Notwithstanding any other prescribed limitation of actions which might otherwise appear applicable, except those provided in KRS 413.140, a civil action, whether brought in tort or contract, arising out of any act or omission in rendering, or failing to render, professional services for others shall be brought within one (1) year from the date of the occurrence or from the date when the cause of action was, or reasonably should have been, discovered by the party injured.

The trial court held that because the slander of title claim arose out of the services of a lawyer, then this specific one-year statute of limitations would apply instead of the more general five-year period.

The professional services of lawyers are governed by the one-year statute of limitations set forth in KRS 413.245. Abel v. Austin, 411 S.W.3d 728, 737-38 (Ky. 2013). The title of KRS 413.245 is “Actions for professional services malpractice” and the Kentucky Supreme Court has held that KRS 413.245 “is the exclusive statute of limitations governing claims of attorney malpractice.” Abel, at 738 (emphasis in original).

“[I]n construing a statute, our goal is to give effect to the intent of the General Assembly. ‘To determine legislative intent, we look first to the language of the statute, giving the words their plain and ordinary meaning.’ ” Id. at 738 (citations omitted). In addition, “[t]he applicable rule of statutory construction where there is both a specific statute and a general statute seemingly applicable to the same subject is that the specific statute controls.” Id. (citation and internal quotation marks omitted).

While we agree with Appellees and the trial court that KRS 413.245 is a more specific statute of limitations than KRS 413.120 and would seemingly apply to this case, we find its applicability questionable under the facts at hand. KRS 413.245 is specifically intended for professional service malpractice, in tort or contract. Here, RLB has alleged that the filing of the mechanic’s lien was not based in fact, was done maliciously and in bad faith, and could have even been done to the detriment of a third party. To escape liability under the guise of attorney professional services would be unconscionable if the obligations surrounding the claims are true. Based on the allegations asserted, the slander of title claim is totally outside the scope of negligent performance of professional services, would not constitute negligent malpractice and would not fall under the one-year professional malpractice statute of limitations.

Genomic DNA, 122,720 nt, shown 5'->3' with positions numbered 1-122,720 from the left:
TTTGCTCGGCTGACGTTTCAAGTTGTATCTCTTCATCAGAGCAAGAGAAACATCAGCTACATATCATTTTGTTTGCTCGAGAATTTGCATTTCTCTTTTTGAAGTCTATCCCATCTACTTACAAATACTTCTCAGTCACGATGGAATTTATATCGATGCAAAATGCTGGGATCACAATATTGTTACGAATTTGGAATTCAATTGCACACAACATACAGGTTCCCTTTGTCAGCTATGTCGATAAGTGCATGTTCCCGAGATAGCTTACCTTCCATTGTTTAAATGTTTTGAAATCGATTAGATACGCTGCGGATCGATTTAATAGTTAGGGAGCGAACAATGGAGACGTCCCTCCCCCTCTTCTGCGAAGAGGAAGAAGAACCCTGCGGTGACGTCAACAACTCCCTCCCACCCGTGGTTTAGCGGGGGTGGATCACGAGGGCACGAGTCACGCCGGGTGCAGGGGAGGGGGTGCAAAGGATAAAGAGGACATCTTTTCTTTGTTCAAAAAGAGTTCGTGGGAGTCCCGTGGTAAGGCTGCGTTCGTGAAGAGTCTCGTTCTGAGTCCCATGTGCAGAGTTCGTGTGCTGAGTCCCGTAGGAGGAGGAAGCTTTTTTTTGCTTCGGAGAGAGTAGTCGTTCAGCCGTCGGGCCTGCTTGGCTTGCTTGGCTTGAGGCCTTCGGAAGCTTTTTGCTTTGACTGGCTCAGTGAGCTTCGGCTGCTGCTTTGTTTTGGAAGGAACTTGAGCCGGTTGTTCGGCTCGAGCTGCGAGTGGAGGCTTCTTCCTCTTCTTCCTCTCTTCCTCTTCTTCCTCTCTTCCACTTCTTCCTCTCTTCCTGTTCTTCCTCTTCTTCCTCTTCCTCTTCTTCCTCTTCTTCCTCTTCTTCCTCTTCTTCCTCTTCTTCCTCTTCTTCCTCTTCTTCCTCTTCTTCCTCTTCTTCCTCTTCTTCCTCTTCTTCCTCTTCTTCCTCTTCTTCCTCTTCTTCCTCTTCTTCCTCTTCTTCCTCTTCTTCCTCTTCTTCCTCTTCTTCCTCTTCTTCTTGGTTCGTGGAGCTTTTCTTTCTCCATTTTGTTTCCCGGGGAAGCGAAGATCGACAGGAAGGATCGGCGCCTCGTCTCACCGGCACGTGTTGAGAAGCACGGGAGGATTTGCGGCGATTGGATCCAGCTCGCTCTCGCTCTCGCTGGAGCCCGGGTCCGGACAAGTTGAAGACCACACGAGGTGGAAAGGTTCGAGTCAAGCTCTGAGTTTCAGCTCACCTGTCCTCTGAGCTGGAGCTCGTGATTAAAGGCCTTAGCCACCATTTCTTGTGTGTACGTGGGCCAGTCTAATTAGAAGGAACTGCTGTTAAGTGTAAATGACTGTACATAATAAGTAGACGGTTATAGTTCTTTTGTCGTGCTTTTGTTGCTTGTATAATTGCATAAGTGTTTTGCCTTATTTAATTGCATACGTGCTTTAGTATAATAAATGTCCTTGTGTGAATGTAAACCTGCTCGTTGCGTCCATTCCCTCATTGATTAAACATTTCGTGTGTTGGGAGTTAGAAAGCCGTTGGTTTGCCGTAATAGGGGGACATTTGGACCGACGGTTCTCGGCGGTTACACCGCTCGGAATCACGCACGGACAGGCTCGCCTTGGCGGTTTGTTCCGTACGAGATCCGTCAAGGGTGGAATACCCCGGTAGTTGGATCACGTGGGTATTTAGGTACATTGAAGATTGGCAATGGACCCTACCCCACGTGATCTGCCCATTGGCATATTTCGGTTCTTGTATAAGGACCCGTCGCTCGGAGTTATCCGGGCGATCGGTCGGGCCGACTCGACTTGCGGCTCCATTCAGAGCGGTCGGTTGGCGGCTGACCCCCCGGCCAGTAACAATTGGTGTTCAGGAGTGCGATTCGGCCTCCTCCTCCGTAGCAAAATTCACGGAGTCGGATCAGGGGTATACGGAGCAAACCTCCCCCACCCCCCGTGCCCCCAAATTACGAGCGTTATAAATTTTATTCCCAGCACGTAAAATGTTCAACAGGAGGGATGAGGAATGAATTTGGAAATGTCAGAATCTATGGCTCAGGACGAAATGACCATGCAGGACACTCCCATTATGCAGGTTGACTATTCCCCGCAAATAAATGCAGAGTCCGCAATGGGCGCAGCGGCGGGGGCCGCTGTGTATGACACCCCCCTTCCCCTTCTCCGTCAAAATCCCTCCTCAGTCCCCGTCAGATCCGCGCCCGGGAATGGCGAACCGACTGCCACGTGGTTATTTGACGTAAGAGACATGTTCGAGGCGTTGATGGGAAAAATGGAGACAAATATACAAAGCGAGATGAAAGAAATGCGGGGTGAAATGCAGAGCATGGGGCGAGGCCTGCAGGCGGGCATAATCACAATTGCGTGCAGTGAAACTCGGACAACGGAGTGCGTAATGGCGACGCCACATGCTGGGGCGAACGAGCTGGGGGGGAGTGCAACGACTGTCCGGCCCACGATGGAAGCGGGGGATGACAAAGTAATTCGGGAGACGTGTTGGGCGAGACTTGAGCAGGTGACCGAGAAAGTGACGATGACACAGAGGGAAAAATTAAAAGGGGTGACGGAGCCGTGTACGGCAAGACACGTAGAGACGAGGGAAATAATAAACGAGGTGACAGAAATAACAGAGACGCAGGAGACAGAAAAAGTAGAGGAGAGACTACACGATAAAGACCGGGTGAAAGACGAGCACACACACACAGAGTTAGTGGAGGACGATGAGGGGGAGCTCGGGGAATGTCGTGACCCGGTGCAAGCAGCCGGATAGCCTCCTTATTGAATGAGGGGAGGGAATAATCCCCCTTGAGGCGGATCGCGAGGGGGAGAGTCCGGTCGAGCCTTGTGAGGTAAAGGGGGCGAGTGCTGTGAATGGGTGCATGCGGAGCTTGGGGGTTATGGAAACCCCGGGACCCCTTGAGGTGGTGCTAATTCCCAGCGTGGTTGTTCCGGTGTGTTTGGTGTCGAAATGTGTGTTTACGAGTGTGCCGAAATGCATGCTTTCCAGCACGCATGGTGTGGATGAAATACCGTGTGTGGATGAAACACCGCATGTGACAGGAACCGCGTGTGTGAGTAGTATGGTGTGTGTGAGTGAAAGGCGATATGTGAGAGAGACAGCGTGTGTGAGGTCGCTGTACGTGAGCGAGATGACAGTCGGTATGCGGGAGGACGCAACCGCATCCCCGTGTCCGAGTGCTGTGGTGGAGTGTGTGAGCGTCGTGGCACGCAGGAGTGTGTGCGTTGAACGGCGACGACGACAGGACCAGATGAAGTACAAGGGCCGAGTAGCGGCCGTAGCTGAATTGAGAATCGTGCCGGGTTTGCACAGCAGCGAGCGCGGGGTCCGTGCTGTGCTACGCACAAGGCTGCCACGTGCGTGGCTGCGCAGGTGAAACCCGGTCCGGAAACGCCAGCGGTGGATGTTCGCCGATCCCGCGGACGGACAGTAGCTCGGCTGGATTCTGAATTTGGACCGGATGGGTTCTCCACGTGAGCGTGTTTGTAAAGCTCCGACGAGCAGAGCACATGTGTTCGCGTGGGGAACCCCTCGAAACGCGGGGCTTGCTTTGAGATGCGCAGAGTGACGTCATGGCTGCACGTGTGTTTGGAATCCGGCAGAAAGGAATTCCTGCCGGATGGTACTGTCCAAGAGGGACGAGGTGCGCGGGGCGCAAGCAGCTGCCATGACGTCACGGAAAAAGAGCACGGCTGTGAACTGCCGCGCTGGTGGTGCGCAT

Since this case was dismissed on the pleadings, no discovery had taken place and we must take RLB’s allegations as true. We find that RLB should be allowed to perform some discovery around the slander of title claim. If RLB cannot provide some evidence to suggest the mechanic’s lien was filed for some malicious purpose, then the one-year statute of limitations would apply and the claim could be dismissed pursuant to a motion for summary judgment. We therefore reverse and remand for additional proceedings as to this issue.

RLB’s fifth argument on appeal is that the trial court erred in dismissing its claims based on KRS 434.155 and KRS 446.070. KRS 434.155 makes it illegal to file a lien when the filer knows the lien is groundless or false. KRS 446.070 states that “[a] person injured by the violation of any statute may recover from the offender such damages as he sustained by reason of the violation, although a penalty or forfeiture is imposed for such violation.” RLB asserts that when these two statutes are read together, it allows RLB to sue for damages if Appellees filed an unjustified lien.

RLB’s claim brought pursuant to KRS 446.070 would normally be subject to a five-year statute of limitations. KRS 413.120(2). The trial court, however, subjected this cause of action to the one-year statute of limitations found in KRS 413.245. For the reasons set forth above, we agree that the one-year statute of limitations might apply in this case, but that additional discovery must be performed to determine if the lien was filed maliciously, thereby not falling under the one-year statute of limitations.

RLB’s sixth and final argument on appeal is that the trial court erred in dismissing its civil conspiracy claim. One is subject to liability for civil conspiracy when

he (a) does a tortious act in concert with the other or pursuant to a common design with him, or (b) knows that the other’s conduct constitutes a breach of duty and gives substantial assistance or encouragement to the other so to conduct himself, or (c) gives substantial assistance to the other in accomplishing a tortious result and his own conduct separately considered, constitutes a breach of duty to the third person.

James v. Wilson, 95 S.W.3d 875, 897 (Ky. App. 2002) (footnote omitted). If there is no tortious act, then there can be no civil conspiracy. Id. at 897-98.

Because we are reversing for additional discovery due to the mechanic’s lien issue, this civil conspiracy claim could have merit; therefore, we reverse and remand as to this issue as well.

Based on the foregoing, we hold that the trial court erred in dismissing the claims revolving around the mechanic’s lien and civil conspiracy, but correctly dismissed RLB’s other claims. We therefore affirm in part, reverse in part, and remand for additional proceedings.


1.   Skyshield and Blanton shall be referred to collectively as Skyshield throughout the remainder of this Opinion and Order.

2.   A WUCP claim is brought by litigants who believe they are victims of a baseless lawsuit.